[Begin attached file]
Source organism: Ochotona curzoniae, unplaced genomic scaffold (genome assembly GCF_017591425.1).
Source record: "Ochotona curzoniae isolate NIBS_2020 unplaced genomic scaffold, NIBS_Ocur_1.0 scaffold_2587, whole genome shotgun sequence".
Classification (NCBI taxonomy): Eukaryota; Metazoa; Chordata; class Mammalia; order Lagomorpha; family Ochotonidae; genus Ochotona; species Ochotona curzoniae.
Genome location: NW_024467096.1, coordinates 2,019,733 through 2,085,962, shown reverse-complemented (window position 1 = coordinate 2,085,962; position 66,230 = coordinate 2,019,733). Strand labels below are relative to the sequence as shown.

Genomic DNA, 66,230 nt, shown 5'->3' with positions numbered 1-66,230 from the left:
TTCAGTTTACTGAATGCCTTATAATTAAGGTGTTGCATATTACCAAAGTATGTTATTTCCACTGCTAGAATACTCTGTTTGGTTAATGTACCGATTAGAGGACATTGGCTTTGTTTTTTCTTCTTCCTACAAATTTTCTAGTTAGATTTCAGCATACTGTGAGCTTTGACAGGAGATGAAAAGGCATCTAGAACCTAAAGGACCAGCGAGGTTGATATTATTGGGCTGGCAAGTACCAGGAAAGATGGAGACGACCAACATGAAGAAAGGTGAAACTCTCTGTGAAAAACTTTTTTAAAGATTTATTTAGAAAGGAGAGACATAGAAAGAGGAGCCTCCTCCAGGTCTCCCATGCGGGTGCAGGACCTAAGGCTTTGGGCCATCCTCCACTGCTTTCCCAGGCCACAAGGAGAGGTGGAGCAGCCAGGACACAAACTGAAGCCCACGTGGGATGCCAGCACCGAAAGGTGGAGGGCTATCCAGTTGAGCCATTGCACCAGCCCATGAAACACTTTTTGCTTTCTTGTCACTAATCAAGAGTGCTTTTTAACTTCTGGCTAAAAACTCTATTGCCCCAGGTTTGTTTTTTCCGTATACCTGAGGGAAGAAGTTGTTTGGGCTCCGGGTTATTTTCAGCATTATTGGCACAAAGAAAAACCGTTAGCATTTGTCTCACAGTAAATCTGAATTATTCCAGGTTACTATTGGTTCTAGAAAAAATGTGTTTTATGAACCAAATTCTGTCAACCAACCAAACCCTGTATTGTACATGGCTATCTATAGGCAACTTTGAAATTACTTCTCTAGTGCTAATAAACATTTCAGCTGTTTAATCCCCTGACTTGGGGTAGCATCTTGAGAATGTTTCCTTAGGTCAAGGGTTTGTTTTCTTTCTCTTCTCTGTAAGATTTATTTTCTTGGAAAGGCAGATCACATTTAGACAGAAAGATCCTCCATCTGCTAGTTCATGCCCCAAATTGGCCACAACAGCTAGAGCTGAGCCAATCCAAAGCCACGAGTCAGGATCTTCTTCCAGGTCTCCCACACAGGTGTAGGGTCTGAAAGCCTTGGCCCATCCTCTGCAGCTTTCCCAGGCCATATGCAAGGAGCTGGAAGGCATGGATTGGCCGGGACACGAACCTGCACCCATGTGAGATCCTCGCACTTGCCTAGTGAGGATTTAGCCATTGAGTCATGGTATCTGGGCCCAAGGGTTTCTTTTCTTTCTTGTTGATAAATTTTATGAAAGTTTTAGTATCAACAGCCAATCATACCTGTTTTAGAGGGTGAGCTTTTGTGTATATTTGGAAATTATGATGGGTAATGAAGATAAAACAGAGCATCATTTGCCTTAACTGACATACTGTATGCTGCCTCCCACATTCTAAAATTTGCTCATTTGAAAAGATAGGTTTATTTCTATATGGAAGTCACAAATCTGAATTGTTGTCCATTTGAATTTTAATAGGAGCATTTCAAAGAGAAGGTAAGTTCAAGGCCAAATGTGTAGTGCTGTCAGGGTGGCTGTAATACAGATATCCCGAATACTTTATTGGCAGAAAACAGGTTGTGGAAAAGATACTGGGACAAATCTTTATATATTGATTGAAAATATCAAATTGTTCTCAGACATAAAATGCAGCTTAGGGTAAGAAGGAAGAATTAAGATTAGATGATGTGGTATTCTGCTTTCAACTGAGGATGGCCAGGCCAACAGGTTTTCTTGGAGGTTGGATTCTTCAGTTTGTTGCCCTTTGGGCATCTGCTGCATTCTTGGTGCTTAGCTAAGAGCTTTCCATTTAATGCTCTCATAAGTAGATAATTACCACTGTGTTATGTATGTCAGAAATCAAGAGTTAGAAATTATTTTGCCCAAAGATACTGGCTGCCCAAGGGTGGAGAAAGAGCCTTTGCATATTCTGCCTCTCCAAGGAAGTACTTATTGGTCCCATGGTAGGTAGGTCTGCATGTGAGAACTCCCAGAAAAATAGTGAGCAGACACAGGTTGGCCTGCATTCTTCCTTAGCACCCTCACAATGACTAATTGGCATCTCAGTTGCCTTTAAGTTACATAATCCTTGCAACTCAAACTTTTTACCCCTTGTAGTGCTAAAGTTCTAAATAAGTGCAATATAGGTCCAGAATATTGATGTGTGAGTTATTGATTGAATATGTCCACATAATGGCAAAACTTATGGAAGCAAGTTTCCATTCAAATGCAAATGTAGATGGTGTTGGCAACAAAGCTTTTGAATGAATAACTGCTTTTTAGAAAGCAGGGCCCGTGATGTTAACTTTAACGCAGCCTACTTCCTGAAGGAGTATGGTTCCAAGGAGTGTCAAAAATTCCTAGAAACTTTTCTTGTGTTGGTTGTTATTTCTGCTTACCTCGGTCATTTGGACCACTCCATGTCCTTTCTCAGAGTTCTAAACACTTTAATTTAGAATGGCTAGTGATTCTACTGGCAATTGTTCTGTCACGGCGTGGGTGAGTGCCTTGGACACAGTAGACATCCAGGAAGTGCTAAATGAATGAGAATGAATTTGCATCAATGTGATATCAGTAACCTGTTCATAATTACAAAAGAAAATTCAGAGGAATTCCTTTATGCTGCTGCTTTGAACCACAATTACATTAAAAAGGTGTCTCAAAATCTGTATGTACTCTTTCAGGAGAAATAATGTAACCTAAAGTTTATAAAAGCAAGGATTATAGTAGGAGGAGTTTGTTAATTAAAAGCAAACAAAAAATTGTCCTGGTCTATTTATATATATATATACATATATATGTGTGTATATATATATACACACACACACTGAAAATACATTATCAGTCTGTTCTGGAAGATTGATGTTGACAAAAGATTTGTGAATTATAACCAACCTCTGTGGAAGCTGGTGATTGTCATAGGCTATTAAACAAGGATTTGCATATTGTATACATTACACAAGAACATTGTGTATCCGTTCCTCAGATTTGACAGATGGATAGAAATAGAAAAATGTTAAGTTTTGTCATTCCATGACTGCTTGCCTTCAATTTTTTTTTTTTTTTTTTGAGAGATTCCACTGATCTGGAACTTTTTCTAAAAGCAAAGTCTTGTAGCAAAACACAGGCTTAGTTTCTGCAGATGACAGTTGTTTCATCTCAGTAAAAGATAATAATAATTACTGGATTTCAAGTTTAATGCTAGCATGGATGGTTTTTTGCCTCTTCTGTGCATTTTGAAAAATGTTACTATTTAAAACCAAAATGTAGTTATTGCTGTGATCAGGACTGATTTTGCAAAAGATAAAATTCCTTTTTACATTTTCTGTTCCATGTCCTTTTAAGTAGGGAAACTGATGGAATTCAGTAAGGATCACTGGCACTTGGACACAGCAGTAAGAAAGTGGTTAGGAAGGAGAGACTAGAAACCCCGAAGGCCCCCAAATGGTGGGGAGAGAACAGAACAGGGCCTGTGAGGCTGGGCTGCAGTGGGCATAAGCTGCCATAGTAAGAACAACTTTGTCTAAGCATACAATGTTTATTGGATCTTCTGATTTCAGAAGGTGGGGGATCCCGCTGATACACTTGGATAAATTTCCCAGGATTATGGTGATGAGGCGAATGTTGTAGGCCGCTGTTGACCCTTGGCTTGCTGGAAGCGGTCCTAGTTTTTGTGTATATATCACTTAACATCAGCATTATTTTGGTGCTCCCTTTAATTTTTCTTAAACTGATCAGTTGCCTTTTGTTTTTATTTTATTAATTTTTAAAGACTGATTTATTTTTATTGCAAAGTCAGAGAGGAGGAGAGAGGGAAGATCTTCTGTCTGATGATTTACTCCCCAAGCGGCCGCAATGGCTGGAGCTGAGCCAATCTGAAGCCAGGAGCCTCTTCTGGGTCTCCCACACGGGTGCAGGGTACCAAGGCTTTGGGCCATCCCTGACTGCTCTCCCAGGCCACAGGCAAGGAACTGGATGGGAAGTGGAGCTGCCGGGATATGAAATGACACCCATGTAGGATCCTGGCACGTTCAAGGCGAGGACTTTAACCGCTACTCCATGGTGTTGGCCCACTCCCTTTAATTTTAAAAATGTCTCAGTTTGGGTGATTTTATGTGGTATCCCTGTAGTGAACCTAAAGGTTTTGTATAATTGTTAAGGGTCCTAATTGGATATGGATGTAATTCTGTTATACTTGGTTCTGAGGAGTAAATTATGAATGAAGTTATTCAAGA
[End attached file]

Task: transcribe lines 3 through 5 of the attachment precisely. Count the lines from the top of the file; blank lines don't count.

Classification (NCBI taxonomy): Eukaryota; Metazoa; Chordata; class Mammalia; order Lagomorpha; family Ochotonidae; genus Ochotona; species Ochotona curzoniae.
Genome location: NW_024467096.1, coordinates 2,019,733 through 2,085,962, shown reverse-complemented (window position 1 = coordinate 2,085,962; position 66,230 = coordinate 2,019,733). Strand labels below are relative to the sequence as shown.

Genomic DNA, 66,230 nt, shown 5'->3' with positions numbered 1-66,230 from the left: